The majority of financial advisers believe robo-advice represents a chance to tap into younger and lower-net-worth clients.
A survey conducted by software provider Midwinter found 68 per cent of advisers identified robo-advice as an ‘opportunity’, a result Midwinter managing director Julian Plummer suggested ran counter to “negative media portrayals” of the software.
By contrast, just 32 per cent of clients expressed the belief that robo-advice posed a threat to their industry.
Advisers also showed a willingness to promote robo-advice to their clients, with 30 per cent indicating “it was important” to tell clients about the technology and 52 per cent suggesting they would let clients know the option existed.
However, advisers expressed mixed feelings on whether robo-advice would increase their client base, the survey found.
Of all respondents, 37 per cent believed the robo-advice sector would attract new clients who advisers could then escalate to full advice services.
“This is potentially a good sign for the burgeoning Australian robo-advice industry – if advisers believe in the potential of advice escalation, this indicates to me their intention to work with the concept of robos rather than fight it,” Mr Plummer said.
However, 28 per cent of advisers indicated they believed robo-advice would decrease their business by giving clients access to information and a further 35 per cent indicated being unsure of the effect.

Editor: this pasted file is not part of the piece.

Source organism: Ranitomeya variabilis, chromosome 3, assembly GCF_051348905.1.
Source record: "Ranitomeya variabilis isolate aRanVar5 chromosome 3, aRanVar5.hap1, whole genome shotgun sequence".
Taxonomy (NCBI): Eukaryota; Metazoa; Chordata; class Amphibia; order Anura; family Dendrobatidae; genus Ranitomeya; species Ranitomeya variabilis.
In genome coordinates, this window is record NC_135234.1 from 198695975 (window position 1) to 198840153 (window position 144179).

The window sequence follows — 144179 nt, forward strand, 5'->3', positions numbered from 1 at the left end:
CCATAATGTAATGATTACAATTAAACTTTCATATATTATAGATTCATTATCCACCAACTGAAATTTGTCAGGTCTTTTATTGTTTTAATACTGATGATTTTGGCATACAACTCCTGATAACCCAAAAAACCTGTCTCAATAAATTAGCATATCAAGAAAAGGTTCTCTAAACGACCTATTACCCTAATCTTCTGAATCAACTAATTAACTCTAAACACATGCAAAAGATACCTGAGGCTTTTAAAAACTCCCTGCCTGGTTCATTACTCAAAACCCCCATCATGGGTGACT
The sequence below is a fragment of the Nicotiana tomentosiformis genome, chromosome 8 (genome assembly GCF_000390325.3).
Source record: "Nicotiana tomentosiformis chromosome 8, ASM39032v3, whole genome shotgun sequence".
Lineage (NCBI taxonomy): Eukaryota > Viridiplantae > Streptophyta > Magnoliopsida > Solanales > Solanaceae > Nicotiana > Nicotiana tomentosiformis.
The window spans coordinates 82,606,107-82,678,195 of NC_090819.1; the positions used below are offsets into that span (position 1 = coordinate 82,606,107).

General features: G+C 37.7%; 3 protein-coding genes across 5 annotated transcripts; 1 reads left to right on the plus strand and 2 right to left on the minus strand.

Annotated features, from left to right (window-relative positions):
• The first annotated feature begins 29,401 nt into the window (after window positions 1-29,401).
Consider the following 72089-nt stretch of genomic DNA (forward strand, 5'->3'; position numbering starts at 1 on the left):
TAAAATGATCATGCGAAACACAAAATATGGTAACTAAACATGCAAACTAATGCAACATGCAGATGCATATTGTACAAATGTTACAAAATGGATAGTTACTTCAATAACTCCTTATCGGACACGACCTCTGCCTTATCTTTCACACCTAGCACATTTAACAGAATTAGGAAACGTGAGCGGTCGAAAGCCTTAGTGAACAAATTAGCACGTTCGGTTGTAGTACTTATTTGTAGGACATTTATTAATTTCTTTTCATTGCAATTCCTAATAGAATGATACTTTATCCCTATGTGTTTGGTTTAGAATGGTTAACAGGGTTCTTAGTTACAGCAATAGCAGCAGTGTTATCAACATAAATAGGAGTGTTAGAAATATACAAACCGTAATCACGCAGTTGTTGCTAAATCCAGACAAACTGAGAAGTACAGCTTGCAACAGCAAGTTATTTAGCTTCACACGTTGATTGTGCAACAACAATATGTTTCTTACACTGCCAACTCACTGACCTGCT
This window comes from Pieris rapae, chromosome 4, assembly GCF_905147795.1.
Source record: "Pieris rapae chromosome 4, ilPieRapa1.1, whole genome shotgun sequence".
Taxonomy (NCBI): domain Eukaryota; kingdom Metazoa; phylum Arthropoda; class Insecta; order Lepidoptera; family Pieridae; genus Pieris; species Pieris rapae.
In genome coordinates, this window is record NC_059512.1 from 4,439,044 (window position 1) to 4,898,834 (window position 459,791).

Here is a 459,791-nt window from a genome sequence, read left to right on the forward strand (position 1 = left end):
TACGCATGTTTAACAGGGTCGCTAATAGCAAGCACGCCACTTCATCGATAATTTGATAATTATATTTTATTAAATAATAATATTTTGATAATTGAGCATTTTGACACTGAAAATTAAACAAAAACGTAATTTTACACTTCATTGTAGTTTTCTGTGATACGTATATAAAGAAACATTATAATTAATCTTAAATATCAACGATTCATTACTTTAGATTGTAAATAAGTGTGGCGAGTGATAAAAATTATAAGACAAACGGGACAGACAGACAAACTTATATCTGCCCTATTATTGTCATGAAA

Advisers overwhelmingly indicated that robo-advice would be most appealing to young and lower-income clients.
Just under half of advisers indicated Gen Y would be most suited to robo-advice while a further 42 per cent indicated Gen Z, born in the mid-2000s, would benefit most.
Mr Plummer suggested advisers were considering each generation’s investing power and ease with new technology.
“While Generation Z’s disposable investable assets are still relatively low, advisers understand that their willingness to use technology to manage their financial affairs leads to a strong belief that Generation Z is suited to robo-advice,” he said.
Similarly, advisers thought clients on the lower end of the cost scale would be most likely to use robo-advice tools, with 57 per cent nominating bronze clients as the most likely target and 34 per cent nominating silver.
The Midwinter Robo-Advice Survey questioned 288 advice professionals, of which 44 per cent were from boutiques/IFAs and 73 per cent had more than four years experience, according to the report.
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